There are many simple and fun activities parents can do to develop essential speech and language skills.
Parents play a big role in encouraging their child's language development. Most children learn basic listening, speaking, reading and writing skills from birth through to Year 3.
Studies show that children who are read to and spoken with regularly during early childhood will have a wider vocabulary and stronger literacy skills overall than those who aren't. Additionally, there are many fun and simple activities that parents can do with their child to develop and support essential speech and language skills.
Reading Eggs Junior features fun and interactive activities, videos, songs and picture books that promote early language development and pre‑reading skills in young children.
Storytelling is a great family activity that encourages language development and introduces new vocabulary. Make up stories together with your child including characters, conflict and a happy ending. Sit down to look at family photographs, talking about who is in the photograph, what they were doing and where they were. Ask your child to retell stories and set aside time for regular reading. You can even narrate the day with your child as it unfolds, e.g. “Now we're going outside to water the flowers. When we finish, we'll prepare the table for lunch.”
Cut pieces of cardboard paper and write the words for common items found around the house. These can include things like furniture, bathroom items, articles of clothing and children's toys. Read each word aloud and ask your child to place it on top of the correct item. Gradually you can begin writing words for adjectives to describe household items. Include new adjectives that your child may not know and help them find items that can be described using that word. Encourage them to say each word aloud and even think of some of their own adjectives.
Read picture books with your child and pause to look at and discuss the pictures. Repeat what you have read in the story by pointing out to what is happening in the pictures. Encourage your child to make comments by asking them what else they can spot, e.g. “Big Ted is wearing his red shirt! What else is he wearing on his feet?” “The princess is sitting in the garden. What else can we see in the garden?”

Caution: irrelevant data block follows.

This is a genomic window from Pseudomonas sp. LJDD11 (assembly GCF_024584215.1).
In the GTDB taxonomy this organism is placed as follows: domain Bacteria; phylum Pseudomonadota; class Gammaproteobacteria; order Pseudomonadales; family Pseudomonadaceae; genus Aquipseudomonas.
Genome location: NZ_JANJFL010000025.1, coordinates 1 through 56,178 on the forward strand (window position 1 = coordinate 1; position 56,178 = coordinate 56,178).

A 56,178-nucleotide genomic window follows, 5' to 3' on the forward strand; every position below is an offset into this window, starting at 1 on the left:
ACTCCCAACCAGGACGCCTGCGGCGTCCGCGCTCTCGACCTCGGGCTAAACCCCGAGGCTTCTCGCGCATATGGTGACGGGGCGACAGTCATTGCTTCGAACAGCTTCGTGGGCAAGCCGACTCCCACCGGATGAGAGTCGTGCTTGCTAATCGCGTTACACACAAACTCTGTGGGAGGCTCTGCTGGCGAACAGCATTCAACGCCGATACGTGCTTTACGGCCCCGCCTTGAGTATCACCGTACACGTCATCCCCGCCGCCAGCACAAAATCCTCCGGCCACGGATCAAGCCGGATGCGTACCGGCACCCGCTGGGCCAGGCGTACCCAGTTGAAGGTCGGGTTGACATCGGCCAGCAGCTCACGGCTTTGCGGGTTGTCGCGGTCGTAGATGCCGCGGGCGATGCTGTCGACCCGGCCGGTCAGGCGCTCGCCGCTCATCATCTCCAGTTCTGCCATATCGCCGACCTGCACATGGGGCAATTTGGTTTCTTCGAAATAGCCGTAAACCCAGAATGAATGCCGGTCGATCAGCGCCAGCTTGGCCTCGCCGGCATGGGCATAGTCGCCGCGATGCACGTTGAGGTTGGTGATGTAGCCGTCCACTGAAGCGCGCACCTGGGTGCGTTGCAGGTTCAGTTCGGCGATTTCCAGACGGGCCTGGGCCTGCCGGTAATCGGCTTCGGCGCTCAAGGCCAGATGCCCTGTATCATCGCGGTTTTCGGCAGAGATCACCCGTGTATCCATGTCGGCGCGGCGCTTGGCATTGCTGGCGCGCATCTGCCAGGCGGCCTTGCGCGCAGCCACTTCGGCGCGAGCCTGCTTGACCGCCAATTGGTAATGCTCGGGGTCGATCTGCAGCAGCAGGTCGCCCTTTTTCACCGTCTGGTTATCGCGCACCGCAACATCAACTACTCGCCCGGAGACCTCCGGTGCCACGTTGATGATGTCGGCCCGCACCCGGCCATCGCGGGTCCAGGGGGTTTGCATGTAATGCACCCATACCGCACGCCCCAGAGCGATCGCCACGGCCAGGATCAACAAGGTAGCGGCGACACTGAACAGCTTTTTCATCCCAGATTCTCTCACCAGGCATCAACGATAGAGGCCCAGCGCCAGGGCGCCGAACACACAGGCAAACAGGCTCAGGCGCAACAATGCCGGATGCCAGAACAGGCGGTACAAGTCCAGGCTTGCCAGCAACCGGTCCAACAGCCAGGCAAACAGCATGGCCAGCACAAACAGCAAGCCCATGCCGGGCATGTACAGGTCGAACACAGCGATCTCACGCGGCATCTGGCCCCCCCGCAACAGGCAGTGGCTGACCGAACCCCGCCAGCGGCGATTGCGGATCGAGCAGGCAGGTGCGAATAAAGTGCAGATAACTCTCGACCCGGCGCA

Building on the words and language your child already uses is an easy way to strengthen their language skills. Cut pieces of cardboard paper and write the words for different nouns and verbs your child is familiar with. Then write the words for different adjectives and adverbs. Help your child to make a 'word chain' using one noun or verb and as many adjectives and adverbs as possible. For example, if the word is 'car', you may select words like 'big', 'fast', 'red', 'shiny' or 'noisy' to create a word chain. Building language can also be incorporated into everyday situations. For example, if your child says the word 'cat', you can say, 'soft cat' or 'sleepy cat'.
Role-playing is a fun and powerful way to expand your child's imagination and introduce related language and words. Using costumes and props (or imaginary ones!), you can role‑play scenarios which involve different characters to introduce related words and stretch your child's imaginative play skills. For example, if you pretend to be a teacher, include as many related words as possible, e.g. classroom, students, blackboard, desk, books, learning, reading etc.